The first change I made was eliminating the required photo on the answer screen. After building many Journey's on various topics, I ran into the challenge many times where the answer was an abstract science term and it was almost impossible to find a fitting photo. Having a required photo felt forced and took the focus away from the educational detail pushed down below it. I also moved away from the solid-colored background and towards a patterned background that added more dimension and felt less clinical, since trivia was the supposed to be the "fun" aspect of clinical Journey's.
Since the original selected state for answer buttons was a filled in bubble with a check mark, I had to create a new default selected state that did not connote correct or incorrect. I wanted to provide users a contextual interaction so they would know if they got the question right or wrong and then learn why.
I had to translate this UI to all of the question types and make sure that the meaning wasn't lost when it came to more complicated questions, like the multi-image select.
We also decided to have the "check answer" button appear only after a user select began selecting. Then once a user tapped it, the screen would animate so the incorrect answers selected (if any) faded out and would be marked with "x" while the correct answers were marked with a "✓" while all remaining answers collapsed.
Banner & Answer Explanation Card UI
Early on we decided that having banners that congratulated or encouraged users would be a necessary addition to the trivia experience. A lot of these questions are very personal (like challenges about a new healthy habit) or serious when talking about chronic medical conditions. Banners were a way to add more context, whether encouraging a user who said no to taking on a challenge or celebrating one who got an answer to a difficult medical question correct. I went through many variations, but ultimately went with the white banners so they could be used in all parts of the app and weren't color dependent on the Journey.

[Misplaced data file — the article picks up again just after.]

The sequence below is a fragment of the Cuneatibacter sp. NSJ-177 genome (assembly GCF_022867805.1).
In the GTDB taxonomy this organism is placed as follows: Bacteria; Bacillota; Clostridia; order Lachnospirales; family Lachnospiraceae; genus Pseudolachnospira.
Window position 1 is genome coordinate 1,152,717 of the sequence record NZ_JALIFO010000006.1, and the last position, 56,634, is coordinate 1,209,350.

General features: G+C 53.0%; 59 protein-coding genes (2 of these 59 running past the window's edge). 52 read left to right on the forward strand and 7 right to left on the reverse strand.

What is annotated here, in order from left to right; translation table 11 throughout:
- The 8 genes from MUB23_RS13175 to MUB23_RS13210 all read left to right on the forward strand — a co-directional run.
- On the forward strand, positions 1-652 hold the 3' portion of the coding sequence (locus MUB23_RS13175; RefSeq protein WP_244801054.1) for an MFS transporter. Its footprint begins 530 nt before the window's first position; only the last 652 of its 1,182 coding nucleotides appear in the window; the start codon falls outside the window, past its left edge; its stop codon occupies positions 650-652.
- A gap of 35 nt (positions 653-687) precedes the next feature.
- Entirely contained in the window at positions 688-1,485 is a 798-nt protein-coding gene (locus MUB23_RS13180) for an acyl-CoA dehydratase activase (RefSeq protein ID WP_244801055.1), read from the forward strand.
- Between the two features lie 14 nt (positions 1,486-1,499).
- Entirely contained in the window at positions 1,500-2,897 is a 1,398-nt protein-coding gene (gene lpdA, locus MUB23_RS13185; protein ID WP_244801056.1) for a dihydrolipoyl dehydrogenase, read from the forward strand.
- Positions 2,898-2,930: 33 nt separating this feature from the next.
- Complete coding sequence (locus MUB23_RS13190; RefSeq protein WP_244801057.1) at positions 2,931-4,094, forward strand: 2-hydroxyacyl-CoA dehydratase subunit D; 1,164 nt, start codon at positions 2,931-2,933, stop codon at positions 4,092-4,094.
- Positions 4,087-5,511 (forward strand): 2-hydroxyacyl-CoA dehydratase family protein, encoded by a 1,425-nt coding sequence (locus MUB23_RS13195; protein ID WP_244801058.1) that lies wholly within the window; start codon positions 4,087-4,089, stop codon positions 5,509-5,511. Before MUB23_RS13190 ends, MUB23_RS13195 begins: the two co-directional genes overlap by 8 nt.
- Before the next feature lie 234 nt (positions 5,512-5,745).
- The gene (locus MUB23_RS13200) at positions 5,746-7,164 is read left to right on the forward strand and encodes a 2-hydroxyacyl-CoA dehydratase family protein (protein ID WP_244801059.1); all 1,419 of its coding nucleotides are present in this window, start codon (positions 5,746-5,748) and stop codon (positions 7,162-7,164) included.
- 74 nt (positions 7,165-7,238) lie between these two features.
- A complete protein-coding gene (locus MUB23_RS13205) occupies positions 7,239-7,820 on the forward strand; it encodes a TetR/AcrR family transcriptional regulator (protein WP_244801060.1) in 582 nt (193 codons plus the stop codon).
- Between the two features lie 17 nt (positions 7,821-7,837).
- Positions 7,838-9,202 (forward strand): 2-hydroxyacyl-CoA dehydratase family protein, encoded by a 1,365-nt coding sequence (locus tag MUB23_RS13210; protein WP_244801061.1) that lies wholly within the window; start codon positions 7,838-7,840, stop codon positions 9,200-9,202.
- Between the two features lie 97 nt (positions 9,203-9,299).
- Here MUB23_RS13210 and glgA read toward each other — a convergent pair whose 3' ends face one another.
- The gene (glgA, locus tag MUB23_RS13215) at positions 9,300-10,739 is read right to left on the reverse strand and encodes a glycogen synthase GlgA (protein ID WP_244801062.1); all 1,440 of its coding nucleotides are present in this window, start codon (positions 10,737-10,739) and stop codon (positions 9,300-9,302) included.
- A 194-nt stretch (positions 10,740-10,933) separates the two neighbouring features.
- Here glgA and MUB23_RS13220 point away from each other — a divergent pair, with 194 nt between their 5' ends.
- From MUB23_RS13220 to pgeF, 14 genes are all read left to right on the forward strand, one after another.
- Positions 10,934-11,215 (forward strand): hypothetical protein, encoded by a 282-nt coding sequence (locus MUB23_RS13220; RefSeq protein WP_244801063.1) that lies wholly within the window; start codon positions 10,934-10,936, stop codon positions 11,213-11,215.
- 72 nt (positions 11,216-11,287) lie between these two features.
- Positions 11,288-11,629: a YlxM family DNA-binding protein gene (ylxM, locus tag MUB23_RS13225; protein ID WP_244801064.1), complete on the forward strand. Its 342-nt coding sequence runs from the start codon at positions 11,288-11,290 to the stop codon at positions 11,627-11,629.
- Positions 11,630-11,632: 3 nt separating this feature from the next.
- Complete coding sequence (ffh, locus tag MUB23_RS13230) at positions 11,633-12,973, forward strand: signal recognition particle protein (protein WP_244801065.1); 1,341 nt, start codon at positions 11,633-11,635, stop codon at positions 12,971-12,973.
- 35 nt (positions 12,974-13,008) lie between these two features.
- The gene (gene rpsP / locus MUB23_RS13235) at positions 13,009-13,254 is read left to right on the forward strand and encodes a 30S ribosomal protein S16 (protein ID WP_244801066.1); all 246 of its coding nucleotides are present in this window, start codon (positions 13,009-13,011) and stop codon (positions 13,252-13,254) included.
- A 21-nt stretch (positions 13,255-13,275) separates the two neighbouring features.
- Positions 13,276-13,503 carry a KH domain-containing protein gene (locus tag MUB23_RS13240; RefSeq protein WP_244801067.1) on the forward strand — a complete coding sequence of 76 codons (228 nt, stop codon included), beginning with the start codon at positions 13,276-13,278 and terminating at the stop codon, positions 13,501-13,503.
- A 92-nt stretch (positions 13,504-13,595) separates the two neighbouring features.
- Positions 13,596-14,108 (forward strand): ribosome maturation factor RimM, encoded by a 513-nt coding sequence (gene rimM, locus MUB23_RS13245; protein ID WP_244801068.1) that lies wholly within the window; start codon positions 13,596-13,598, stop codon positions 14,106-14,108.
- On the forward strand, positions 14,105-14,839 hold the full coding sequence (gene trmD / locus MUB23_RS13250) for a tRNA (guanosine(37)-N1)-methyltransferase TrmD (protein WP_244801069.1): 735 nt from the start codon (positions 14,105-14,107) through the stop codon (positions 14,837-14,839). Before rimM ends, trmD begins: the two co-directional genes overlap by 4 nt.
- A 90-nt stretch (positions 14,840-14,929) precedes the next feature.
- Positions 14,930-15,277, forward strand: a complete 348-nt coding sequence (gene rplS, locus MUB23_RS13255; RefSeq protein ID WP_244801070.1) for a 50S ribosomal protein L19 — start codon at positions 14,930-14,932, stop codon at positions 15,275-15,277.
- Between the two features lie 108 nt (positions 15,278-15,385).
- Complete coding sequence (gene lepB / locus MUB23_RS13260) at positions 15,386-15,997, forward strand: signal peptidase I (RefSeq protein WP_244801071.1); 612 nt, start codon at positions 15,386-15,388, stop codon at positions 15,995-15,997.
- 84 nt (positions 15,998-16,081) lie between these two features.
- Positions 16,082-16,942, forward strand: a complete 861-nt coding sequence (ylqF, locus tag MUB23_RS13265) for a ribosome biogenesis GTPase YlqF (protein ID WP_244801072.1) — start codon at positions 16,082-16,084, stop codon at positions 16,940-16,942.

I followed a similar style for the answer explanation widgets, so the focus would be the content and not the UI of the card. There is a reusable illustration to identify the widget as a trivia answer, which can be changed if necessary. A photo can also be added to this card for answers that may benefit from a diagram, but it is not encouraged to use for just stock imagery.
After many discussions and critiques I felt like I was headed in a good direction. I fully mocked up the main question types and then animated them to show to our entire product team for additional feedback before handing off the development.
Single Select (Correct)
Multi Select (Incorrect)
Going into this project I thought it would be short because it seemed like a small-scale overhaul, but I quickly discovered the many intricacies that it consisted of. I learned to pay even closer attention to details, because every detail no matter how small, can still affect the overall experience in a positive or negative way. I also learned how to advocate for design with project managers who have to advocate for the development team and learn how to find balance between a good experience and a manageable dev timeline. It was also great experience to learn how to present my work to people who are not designers.